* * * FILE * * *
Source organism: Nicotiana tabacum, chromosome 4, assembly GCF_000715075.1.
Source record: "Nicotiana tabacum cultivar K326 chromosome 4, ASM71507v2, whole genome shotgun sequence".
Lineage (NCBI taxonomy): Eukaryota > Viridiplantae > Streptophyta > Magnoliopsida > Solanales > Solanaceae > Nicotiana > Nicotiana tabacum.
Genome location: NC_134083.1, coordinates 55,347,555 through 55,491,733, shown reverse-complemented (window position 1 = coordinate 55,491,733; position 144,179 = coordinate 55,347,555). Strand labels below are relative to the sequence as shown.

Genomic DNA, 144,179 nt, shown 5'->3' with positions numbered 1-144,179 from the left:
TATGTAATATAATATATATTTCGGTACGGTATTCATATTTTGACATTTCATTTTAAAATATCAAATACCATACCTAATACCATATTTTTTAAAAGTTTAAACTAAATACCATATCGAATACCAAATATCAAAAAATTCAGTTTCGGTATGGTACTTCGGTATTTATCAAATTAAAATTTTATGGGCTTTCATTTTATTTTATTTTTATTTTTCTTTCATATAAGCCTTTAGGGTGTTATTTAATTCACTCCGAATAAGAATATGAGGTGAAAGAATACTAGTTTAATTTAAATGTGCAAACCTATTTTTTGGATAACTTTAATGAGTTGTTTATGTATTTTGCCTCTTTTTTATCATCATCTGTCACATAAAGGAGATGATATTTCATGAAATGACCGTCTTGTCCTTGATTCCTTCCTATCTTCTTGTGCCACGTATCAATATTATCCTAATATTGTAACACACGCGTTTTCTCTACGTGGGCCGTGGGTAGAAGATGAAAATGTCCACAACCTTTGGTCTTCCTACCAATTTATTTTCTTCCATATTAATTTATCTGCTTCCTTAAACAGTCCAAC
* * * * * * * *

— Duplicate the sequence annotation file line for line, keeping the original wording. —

Source organism: Nicotiana tabacum, chromosome 4, assembly GCF_000715075.1.
Source record: "Nicotiana tabacum cultivar K326 chromosome 4, ASM71507v2, whole genome shotgun sequence".
Lineage (NCBI taxonomy): Eukaryota > Viridiplantae > Streptophyta > Magnoliopsida > Solanales > Solanaceae > Nicotiana > Nicotiana tabacum.
Genome location: NC_134083.1, coordinates 55,347,555 through 55,491,733, shown reverse-complemented (window position 1 = coordinate 55,491,733; position 144,179 = coordinate 55,347,555). Strand labels below are relative to the sequence as shown.

Genomic DNA, 144,179 nt, shown 5'->3' with positions numbered 1-144,179 from the left:
TATGTAATATAATATATATTTCGGTACGGTATTCATATTTTGACATTTCATTTTAAAATATCAAATACCATACCTAATACCATATTTTTTAAAAGTTTAAACTAAATACCATATCGAATACCAAATATCAAAAAATTCAGTTTCGGTATGGTACTTCGGTATTTATCAAATTAAAATTTTATGGGCTTTCATTTTATTTTATTTTTATTTTTCTTTCATATAAGCCTTTAGGGTGTTATTTAATTCACTCCGAATAAGAATATGAGGTGAAAGAATACTAGTTTAATTTAAATGTGCAAACCTATTTTTTGGATAACTTTAATGAGTTGTTTATGTATTTTGCCTCTTTTTTATCATCATCTGTCACATAAAGGAGATGATATTTCATGAAATGACCGTCTTGTCCTTGATTCCTTCCTATCTTCTTGTGCCACGTATCAATATTATCCTAATATTGTAACACACGCGTTTTCTCTACGTGGGCCGTGGGTAGAAGATGAAAATGTCCACAACCTTTGGTCTTCCTACCAATTTATTTTCTTCCATATTAATTTATCTGCTTCCTTAAACAGTCCAAC